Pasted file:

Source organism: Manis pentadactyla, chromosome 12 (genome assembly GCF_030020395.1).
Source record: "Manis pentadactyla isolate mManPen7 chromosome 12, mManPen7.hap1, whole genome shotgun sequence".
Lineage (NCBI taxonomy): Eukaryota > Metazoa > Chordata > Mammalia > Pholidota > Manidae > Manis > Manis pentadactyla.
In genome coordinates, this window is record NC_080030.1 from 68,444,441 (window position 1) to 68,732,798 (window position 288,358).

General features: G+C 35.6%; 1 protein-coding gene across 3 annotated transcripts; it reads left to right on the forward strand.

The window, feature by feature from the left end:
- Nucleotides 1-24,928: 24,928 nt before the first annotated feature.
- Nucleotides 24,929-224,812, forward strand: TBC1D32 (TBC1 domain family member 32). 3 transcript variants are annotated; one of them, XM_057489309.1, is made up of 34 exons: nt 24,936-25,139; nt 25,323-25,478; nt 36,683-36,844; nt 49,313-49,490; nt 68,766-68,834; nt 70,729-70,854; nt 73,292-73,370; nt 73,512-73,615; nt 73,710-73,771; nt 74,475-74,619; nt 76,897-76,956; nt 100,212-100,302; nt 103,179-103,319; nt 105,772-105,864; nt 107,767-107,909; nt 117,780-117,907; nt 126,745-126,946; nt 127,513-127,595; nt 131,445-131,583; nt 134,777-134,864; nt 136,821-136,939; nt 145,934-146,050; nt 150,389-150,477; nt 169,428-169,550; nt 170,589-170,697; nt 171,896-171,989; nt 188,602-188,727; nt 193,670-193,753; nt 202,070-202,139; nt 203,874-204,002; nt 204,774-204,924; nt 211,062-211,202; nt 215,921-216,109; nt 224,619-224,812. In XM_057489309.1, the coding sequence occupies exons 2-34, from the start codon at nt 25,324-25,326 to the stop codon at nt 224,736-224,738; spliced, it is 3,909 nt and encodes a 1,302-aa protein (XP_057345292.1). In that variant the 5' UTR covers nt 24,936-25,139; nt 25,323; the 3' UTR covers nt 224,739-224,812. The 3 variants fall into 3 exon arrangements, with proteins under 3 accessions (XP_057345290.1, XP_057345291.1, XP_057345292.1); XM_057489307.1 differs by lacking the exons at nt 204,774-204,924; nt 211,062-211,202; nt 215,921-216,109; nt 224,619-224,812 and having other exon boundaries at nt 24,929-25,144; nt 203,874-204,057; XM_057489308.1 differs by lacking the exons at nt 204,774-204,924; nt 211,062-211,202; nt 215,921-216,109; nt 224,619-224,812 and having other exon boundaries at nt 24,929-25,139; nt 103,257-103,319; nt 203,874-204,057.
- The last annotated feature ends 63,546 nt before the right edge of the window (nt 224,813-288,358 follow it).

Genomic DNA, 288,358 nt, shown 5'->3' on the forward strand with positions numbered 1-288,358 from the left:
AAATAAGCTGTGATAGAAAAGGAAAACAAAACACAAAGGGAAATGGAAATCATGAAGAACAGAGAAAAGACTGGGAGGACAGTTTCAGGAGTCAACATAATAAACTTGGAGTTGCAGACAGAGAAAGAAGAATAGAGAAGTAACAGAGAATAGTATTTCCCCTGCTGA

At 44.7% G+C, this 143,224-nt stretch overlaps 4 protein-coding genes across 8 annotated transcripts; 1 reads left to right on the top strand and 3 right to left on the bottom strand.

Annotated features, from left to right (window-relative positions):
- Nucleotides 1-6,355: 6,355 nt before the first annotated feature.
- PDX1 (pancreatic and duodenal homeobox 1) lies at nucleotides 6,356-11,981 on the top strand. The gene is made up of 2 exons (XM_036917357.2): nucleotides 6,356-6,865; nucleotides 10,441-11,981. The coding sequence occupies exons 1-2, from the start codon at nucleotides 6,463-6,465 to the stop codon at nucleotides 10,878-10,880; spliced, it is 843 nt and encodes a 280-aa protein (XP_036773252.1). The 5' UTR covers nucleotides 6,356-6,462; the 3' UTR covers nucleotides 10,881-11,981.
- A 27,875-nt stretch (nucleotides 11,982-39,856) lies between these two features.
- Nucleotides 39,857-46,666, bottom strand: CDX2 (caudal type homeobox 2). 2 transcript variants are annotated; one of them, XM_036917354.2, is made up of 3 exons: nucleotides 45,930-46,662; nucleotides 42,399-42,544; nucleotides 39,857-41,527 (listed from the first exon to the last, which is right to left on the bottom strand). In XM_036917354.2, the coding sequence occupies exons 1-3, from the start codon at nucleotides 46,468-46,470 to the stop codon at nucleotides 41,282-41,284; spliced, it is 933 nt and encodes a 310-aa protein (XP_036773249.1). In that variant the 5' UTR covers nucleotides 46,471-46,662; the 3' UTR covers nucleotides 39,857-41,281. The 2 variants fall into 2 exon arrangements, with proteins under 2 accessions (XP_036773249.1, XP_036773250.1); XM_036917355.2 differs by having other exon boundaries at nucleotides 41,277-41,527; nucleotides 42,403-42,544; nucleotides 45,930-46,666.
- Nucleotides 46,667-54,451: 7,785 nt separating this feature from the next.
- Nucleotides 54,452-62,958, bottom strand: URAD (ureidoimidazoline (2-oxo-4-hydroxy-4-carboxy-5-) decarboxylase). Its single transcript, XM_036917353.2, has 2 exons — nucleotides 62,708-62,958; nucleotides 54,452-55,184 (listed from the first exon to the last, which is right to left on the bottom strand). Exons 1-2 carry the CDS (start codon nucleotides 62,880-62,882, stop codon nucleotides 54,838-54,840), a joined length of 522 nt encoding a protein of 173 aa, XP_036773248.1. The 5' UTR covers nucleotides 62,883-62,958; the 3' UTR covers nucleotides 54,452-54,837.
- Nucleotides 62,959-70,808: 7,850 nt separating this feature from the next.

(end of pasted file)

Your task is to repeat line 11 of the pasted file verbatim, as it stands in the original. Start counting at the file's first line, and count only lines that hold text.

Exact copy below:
AAATAAGCTGTGATAGAAAAGGAAAACAAAACACAAAGGGAAATGGAAATCATGAAGAACAGAGAAAAGACTGGGAGGACAGTTTCAGGAGTCAACATAATAAACTTGGAGTTGCAGACAGAGAAAGAAGAATAGAGAAGTAACAGAGAATAGTATTTCCCCTGCTGA